Data breaches that impact healthcare facilities and healthcare professionals are regulated by federal laws. The Health Insurance Portability and Accountability Act of 1996 (HIPAA) includes a Breach Notification Rule that requires notification after a breach of unsecured protected health information. Businesses must notify:

  • Affected individuals
  • The Secretary of Health and Human Services
  • The media, if over 500 residents of a state or jurisdiction were affected

Under HIPAA, individuals must be notified by first-class mail, or by email if they've agreed to electronic communication, within 60 days of the discovery of a breach. However, as Vermont state law requires notification within 45 days of the discovery of a breach, businesses will be obligated to follow that deadline instead.

Protect your business with cyber insurance

The cost of a data breach can be significant, which is why cyber insurance is so important for businesses that handle personal data.

Notifying those affected and paying for credit monitoring can be expensive. You’ll have to investigate and fix your security weaknesses while suffering a possible loss of income, and government fines can also be costly. You might even face a ransomware attack, where hackers shut down your computer systems and demand payment.

Small businesses most often need first-party cyber liability insurance. Also called data breach insurance, this policy provides financial protection against data breaches at your business.

You can often add this coverage to your general liability insurance or business owner’s policy (BOP), which combines general liability coverage with commercial property insurance at a discount.

Businesses that recommend software need additional protection

If you're responsible for another company's data security, then you may need third-party cyber liability insurance. This policy covers legal expenses when a client blames your business for failing to prevent a data breach at their company.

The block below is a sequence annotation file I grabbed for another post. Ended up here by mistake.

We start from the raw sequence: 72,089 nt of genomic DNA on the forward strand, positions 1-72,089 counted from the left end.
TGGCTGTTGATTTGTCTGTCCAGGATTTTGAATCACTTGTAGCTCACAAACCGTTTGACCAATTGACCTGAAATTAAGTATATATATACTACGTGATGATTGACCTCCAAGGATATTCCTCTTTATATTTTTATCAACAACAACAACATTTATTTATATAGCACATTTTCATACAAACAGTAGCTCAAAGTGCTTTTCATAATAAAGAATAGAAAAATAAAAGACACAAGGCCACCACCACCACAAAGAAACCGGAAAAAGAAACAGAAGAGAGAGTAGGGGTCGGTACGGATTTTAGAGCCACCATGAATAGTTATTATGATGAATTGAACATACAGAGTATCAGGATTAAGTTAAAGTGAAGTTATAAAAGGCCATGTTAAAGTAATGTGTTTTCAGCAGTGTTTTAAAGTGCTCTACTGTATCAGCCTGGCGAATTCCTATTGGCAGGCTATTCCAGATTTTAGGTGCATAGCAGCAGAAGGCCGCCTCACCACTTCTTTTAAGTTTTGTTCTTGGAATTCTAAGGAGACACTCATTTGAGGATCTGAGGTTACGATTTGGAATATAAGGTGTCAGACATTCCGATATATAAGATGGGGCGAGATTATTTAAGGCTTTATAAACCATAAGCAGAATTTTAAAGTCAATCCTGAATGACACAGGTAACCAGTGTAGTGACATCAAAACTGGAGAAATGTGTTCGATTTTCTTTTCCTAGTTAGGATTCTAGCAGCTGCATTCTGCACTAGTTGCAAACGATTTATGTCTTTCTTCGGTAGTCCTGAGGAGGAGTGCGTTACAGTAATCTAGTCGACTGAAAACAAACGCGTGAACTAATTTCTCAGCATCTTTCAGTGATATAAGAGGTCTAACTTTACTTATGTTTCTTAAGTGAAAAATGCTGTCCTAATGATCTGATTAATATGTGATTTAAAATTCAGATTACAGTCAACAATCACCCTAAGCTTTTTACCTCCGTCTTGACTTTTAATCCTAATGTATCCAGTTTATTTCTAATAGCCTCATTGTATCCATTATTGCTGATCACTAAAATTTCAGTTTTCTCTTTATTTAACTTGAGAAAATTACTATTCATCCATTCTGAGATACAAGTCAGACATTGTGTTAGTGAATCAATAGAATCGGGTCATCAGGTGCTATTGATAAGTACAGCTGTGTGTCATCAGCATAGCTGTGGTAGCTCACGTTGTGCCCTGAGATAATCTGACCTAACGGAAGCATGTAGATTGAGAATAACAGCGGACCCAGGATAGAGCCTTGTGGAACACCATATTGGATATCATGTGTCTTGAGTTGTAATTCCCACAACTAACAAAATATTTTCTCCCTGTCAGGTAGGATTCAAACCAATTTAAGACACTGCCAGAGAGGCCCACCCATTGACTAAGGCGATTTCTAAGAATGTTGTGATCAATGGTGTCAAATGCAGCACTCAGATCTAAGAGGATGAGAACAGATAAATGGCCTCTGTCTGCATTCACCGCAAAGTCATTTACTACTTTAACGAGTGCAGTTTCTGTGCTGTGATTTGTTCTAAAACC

Because most tech businesses need this coverage, it's usually included with their errors and omissions insurance (E&O) in a bundle called tech E&O.

E&O insurance, also called professional liability insurance, covers your legal costs in the event that a client sues you for making a mistake or failing to deliver on a contract. Tech E&O extends that coverage to include lawsuits related to data breaches and cyberattacks.

While any business could be at risk of a lawsuit after a data breach, this coverage is especially important for information technology businesses, especially IT consultants, network security companies, and cybersecurity businesses that recommend software or are responsible for information security.

How much does cyber insurance cost in VT?

A small business owner calculating their cyber liability costs

Cyber insurance can be an affordable option for small businesses looking for data breach protection. Several factors affect the cost of a cyber liability policy, including:

  • Amount of sensitive data handled
  • Your industry
  • Coverage limits
  • Number of employees

All of these factors will be instrumental in determining how much cyber liability insurance your small business needs.

What are the penalties for not giving notice of a data breach?

The Attorney General and State's Attorney can investigate potential violations of the state's data breach laws and enforce remedies upon businesses. The Department of Financial Regulation can do the same for businesses that are licensed or registered with the Department.

How can businesses prevent data breaches?

For businesses that store data, it's crucial to take appropriate steps to prevent data breaches.

Businesses are advised to safeguard PII through a variety of security measures, such as designating one or more employees to coordinate a security program. It’s a good idea to conduct an audit of the personal information and unique identifiers you store in your data systems.

Strong passwords, security questions, two-step authentication, and access codes can provide reasonable data protection for your business, reducing the chance of an unauthorized acquisition of electronic files.

Get quotes from trusted carriers with Insureon

Complete Insureon’s easy online application today to compare insurance quotes from top-rated insurance carriers for cyber policies. Our licensed agents will help you find coverage that fulfills Vermont's insurance requirements and protects your business. Once you find the right policy for your small business, you can begin coverage in less than 24 hours.

Updated: March 4, 2024